It is the object of this invention to make a ceramic metal halide lamp that provides nearly constant color and high efficacy under dimming conditions. The lamp provides high efficacy, constant color temperature, high CRI and excellent Duv at rated and reduced power as low as 50%. The color coordinates x, y are very close to the blackbody locus at rated and at 50% power. The excellent dimming properties were achieved by substituting the thallium iodide (TlI) with magnesium iodide (MgI2) and cerium iodide (CeI3). MgI2 has relatively high vapor pressure at operational temperatures and has emission lines at 517.2 and 518.3 nm. As opposed to TlI, its variation of vapor pressure with temperature is very much like the iodides of the rare earth elements such as dysprosium, holmium and thulium. The radiation spectrum of cerium is broadband and the shape of this spectrum is little effected under dimmed conditions. The cerium spectrum consists of an abundance of lines covering the entire visible spectrum with a large concentration at about 550 nm (Journal of IES, July 1975- R. J. Zollweg, C. S. Liu, C. Hirayama and J. W. Mc. Nall). Substituting TlI with the combination of CeI3 and MgI2 the metal halide lamp in particular remains white under dimming conditions as low as 50%. Moreover, the efficacy remains relatively high during dimming. The basic objective requires the elimination of thallium iodide to achieve better color performance throughout the dimming. Using halides, preferably iodides and/or bromides, and the addition of MgI2 and CeI3 provides lamps with constant color as they are dimmed. Depending on the wall loading and the fill amount of the metal halides, it is possible with MgI2 and CeI3 to create a gas discharge with a color temperature of about 4300 K. Moreover, the color temperature remains constant at 4300±100 K throughout the dimming. MgI2 has a relatively high vapor pressure and emission lines at 517.2 and 518.3 nm. Its radiation is very close to the peak of the human eye sensitivity curve resulting in high lumen output at rated and reduced power. The spectrum of CeI3 exhibits a broadband emission with a maximum emission at about 550 nm. The shape of the broadband spectrum remains very much unchanged at various power levels.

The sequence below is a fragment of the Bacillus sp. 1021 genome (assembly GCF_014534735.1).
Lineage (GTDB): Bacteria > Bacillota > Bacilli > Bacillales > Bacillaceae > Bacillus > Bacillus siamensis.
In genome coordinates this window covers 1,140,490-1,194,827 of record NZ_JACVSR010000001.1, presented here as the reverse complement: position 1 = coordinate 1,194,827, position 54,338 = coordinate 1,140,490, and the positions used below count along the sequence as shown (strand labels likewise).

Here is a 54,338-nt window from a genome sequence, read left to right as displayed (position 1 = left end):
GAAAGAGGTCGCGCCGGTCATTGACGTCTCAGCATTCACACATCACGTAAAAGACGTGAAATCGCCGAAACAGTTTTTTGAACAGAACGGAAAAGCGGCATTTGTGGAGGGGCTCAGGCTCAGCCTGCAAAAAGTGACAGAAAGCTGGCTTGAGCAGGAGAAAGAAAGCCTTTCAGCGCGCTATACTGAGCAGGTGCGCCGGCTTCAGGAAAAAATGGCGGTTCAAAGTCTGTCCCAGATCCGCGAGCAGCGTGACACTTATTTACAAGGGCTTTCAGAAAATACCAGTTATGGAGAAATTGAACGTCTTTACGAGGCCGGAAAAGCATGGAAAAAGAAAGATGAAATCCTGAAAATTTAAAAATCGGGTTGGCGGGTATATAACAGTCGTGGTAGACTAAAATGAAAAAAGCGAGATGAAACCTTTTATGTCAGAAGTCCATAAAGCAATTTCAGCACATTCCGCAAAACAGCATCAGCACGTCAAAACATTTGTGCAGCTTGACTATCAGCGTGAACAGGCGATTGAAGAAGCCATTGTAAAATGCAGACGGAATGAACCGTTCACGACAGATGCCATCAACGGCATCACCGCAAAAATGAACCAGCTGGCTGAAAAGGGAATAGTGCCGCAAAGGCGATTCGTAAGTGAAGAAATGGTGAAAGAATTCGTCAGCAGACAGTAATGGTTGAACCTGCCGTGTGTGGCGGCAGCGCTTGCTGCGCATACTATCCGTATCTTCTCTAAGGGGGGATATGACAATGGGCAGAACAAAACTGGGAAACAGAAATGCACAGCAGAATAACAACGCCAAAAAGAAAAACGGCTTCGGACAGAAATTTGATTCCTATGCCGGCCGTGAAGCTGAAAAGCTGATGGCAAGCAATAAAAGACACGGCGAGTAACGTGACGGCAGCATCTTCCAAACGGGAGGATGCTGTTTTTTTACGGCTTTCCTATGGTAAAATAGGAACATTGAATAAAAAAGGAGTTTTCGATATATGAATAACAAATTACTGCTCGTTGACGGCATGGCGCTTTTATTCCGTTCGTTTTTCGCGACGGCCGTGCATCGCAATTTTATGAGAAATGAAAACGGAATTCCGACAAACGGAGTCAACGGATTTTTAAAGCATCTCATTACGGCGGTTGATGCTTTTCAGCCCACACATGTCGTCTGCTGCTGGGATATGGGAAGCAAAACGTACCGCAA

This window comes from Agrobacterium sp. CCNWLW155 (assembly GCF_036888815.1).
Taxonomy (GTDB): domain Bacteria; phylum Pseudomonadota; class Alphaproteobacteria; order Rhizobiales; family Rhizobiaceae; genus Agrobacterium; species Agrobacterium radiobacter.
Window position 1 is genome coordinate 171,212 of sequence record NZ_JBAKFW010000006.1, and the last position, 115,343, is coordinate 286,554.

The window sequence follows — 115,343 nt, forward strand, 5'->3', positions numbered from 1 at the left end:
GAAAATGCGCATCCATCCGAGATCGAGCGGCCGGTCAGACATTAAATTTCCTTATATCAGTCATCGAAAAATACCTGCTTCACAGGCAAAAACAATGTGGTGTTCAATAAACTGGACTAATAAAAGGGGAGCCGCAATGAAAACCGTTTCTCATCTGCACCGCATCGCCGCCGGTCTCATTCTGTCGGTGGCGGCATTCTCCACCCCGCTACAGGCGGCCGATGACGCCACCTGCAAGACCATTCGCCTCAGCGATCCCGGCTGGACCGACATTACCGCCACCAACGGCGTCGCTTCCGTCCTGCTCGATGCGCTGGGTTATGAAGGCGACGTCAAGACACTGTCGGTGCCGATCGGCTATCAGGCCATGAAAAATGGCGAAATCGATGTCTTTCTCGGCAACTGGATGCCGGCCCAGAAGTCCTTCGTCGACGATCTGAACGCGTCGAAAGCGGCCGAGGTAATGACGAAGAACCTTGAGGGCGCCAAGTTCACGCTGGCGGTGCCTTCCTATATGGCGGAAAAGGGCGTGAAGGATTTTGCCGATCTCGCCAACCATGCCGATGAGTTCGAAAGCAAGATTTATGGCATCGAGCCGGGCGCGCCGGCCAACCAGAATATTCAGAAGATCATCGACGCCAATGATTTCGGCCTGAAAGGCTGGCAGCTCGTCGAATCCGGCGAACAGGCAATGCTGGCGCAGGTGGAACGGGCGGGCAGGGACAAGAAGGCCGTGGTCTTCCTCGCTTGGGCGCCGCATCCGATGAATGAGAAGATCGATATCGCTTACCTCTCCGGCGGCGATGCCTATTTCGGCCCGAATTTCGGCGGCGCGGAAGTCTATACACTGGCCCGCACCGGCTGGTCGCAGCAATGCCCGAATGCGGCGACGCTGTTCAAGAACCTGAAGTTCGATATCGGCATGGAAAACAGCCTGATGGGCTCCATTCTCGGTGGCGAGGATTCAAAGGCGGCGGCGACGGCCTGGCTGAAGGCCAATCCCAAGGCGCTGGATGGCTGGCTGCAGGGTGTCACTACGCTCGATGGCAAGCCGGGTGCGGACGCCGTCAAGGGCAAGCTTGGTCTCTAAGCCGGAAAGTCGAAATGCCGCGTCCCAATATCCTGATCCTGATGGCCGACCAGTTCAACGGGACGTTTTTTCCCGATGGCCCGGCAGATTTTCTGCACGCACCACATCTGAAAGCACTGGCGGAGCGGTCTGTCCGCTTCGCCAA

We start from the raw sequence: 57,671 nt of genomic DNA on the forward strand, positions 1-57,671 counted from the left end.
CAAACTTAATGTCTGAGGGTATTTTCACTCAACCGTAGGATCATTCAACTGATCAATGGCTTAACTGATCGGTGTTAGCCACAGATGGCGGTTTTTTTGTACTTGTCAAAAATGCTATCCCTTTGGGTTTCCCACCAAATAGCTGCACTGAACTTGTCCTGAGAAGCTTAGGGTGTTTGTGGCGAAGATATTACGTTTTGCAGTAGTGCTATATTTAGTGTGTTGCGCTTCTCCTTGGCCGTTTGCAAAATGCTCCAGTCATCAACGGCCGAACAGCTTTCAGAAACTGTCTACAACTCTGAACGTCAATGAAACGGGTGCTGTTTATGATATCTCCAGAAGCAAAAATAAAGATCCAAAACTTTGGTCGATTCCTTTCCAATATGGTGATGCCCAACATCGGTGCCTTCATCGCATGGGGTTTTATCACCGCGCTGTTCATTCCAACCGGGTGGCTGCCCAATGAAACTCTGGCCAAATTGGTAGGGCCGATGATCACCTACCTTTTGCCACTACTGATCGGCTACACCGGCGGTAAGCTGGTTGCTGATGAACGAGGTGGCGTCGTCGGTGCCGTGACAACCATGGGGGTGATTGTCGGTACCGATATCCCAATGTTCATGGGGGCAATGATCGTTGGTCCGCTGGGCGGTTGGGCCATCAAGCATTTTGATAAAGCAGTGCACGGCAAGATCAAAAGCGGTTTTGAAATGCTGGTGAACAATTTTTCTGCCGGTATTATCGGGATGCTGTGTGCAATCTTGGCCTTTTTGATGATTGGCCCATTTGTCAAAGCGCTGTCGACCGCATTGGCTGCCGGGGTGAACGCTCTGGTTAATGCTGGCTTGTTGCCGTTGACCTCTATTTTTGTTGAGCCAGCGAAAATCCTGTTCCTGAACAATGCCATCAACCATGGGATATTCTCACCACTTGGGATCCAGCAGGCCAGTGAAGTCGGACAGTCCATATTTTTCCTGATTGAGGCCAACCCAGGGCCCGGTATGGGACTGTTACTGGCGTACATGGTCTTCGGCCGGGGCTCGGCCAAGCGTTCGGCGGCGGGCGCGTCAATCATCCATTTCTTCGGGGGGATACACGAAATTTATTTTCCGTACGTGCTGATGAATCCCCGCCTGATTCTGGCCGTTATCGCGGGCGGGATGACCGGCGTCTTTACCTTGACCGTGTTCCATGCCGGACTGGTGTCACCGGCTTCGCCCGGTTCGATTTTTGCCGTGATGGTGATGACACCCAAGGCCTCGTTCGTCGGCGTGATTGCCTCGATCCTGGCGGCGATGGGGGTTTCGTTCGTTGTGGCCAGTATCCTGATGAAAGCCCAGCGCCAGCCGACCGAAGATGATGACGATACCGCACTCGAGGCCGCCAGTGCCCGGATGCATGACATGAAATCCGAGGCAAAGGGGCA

The vapor pressure of TlI is relatively high and remains relatively high with decreasing cold spot temperature. Typically, TlI at rated power is unsaturated and depending on the dimming level it remains unsaturated in the gas phase while the rare earths collapse due to decreasing temperature while dimming. TlI tends to dominate the lamp spectrum at powers lower than rated power and adversely affects the color properties of the lamp. As opposed to TlI, the vapor pressures of MgI2 and CeI3 gradually decrease with decreasing cold spot temperature and this variation is similar to the rare earth halides such as DyI3, HoI3 and TmI3 The combination of MgI2 and constant CCT, high CRI, low Duv and high efficacy when dimmed.

The lamps in the present invention have an outer jacket filled with nitrogen at 350 torr and this makes these lamps less susceptible to catastrophic failure during life.

Another advantage is that the construction is the same as the commercial lamps. As shown in FIG. 1, the arc tube 1, which can be tapered or cylindrical, is made of polycrystalline alumina (PCA) and is housed in an outer jacket 2 of hard glass. The outer jacket volume 3 may be evacuated or filled with an inert gas such as 350 Torr of nitrogen. The arc tube is dosed with the halides 4 of sodium, cerium, magnesium, thulium, dysprosium and holmium. The lamp current is conducted by means of feed through assemblies 5 that are hermetically sealed to the alumina arc tube. A shroud 6 is made of hard glass.